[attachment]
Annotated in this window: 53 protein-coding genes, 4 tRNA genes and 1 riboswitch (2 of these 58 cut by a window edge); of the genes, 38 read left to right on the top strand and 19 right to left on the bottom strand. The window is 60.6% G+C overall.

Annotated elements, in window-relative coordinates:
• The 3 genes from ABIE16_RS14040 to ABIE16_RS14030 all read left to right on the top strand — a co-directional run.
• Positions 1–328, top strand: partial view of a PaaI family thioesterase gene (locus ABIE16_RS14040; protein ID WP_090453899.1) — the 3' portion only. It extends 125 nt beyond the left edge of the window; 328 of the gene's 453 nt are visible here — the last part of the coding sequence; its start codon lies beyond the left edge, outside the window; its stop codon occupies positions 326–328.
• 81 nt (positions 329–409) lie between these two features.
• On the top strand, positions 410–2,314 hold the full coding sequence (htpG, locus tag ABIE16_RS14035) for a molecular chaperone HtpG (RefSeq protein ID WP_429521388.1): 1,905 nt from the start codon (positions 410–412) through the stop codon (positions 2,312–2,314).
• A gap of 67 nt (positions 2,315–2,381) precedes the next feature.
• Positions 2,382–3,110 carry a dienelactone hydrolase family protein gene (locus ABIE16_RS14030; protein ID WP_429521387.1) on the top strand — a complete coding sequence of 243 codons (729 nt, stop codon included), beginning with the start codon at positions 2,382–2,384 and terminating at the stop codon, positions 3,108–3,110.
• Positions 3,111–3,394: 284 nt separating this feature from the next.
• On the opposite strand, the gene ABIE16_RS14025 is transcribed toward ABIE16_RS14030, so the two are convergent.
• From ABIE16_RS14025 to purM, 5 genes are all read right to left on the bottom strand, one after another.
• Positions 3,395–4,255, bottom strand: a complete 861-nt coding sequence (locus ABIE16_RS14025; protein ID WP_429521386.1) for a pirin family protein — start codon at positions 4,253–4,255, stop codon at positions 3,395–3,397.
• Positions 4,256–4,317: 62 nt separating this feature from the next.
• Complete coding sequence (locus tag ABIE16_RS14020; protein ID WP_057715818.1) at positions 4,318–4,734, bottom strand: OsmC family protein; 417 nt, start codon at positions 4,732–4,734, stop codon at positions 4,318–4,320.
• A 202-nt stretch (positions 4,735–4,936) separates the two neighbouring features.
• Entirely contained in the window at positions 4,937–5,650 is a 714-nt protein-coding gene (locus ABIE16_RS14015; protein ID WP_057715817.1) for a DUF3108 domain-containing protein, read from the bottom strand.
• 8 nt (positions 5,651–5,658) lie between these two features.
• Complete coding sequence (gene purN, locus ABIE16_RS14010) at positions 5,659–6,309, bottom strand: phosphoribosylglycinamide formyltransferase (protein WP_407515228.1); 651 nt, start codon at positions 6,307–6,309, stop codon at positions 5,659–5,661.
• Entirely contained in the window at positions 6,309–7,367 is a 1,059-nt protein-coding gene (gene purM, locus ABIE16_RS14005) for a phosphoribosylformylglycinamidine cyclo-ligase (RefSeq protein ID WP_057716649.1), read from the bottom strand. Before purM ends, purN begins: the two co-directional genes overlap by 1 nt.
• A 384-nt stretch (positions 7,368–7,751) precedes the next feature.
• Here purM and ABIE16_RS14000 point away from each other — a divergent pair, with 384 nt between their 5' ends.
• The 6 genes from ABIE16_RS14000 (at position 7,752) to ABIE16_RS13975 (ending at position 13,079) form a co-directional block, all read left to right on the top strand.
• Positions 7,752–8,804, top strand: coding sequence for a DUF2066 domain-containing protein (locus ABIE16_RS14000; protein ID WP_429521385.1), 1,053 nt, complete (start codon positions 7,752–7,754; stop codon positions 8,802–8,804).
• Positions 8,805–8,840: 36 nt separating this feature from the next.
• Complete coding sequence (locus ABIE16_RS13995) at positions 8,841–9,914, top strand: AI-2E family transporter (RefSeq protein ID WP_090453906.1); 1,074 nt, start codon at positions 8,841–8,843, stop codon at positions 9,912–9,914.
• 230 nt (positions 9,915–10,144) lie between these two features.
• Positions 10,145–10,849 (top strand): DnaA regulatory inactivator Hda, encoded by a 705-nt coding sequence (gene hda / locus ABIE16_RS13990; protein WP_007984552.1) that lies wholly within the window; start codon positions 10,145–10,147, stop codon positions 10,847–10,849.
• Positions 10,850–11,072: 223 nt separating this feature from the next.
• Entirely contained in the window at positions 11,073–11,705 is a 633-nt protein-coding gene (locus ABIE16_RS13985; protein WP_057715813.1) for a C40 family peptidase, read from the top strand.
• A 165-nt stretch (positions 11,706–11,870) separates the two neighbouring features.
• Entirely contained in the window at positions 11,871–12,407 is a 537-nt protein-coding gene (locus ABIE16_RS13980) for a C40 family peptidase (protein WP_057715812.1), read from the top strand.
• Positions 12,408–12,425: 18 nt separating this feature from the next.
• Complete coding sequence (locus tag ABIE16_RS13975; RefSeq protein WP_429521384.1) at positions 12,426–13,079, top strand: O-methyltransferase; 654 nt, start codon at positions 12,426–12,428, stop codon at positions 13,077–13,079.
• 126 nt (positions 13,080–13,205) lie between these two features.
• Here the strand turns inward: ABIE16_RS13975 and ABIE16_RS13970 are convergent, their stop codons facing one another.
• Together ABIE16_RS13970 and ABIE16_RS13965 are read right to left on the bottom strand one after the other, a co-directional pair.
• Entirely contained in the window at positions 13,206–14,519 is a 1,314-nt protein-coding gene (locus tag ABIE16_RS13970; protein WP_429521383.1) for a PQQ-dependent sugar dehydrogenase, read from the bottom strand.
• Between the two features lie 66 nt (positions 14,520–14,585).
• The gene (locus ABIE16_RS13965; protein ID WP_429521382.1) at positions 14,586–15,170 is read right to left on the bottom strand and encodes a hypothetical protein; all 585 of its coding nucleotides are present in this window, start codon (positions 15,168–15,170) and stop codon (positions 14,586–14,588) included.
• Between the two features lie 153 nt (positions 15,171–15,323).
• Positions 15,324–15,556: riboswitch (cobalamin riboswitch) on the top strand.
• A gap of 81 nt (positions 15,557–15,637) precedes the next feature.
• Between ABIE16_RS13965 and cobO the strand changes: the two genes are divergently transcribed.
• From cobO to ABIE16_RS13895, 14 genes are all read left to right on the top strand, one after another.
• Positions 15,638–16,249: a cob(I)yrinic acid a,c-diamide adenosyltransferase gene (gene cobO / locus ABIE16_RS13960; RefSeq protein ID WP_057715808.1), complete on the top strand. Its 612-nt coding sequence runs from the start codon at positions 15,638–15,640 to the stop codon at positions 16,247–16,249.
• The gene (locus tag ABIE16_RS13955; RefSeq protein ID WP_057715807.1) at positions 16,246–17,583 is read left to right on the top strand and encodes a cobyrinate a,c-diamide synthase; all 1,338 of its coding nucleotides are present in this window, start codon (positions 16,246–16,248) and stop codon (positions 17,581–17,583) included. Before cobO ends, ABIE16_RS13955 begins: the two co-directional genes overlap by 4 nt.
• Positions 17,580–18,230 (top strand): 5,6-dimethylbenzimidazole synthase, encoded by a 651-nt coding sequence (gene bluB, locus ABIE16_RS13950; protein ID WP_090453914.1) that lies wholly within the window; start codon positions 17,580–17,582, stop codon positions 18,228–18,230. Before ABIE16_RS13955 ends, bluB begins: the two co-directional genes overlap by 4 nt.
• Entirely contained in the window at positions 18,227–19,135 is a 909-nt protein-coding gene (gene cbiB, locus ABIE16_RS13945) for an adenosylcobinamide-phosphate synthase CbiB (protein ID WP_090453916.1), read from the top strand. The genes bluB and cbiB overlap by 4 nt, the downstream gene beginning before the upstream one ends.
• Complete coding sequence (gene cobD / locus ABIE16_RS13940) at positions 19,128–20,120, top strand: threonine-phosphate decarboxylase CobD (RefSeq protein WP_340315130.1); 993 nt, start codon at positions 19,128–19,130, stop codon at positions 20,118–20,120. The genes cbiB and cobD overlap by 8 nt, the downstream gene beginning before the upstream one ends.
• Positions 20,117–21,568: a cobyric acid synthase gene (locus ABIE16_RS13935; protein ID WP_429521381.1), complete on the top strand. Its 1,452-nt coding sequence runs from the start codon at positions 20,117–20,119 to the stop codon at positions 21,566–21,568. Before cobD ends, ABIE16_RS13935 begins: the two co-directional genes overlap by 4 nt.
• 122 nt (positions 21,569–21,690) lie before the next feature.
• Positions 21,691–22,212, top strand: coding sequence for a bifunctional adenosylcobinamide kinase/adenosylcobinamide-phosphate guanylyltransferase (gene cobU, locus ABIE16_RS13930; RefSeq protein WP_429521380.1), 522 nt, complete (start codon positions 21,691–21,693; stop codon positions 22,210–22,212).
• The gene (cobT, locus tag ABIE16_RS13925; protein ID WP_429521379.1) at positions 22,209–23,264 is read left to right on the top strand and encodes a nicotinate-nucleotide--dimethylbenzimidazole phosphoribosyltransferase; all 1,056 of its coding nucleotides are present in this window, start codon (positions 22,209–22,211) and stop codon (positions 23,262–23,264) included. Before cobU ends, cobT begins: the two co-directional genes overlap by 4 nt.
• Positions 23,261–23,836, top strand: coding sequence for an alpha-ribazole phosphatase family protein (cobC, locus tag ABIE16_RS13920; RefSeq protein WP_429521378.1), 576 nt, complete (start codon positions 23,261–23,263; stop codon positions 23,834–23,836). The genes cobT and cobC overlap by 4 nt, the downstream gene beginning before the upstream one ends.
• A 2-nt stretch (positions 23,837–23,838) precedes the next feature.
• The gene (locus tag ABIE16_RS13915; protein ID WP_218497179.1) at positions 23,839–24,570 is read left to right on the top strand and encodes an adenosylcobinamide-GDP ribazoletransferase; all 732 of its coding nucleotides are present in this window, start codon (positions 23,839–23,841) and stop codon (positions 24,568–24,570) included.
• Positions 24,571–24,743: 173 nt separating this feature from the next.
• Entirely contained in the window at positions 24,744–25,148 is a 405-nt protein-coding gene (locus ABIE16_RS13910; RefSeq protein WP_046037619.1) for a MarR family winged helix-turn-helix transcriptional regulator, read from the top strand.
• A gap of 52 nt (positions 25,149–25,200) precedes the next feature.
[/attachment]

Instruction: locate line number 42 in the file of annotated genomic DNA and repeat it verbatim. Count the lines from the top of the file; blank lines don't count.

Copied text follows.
• A gap of 81 nt (positions 15,557–15,637) precedes the next feature.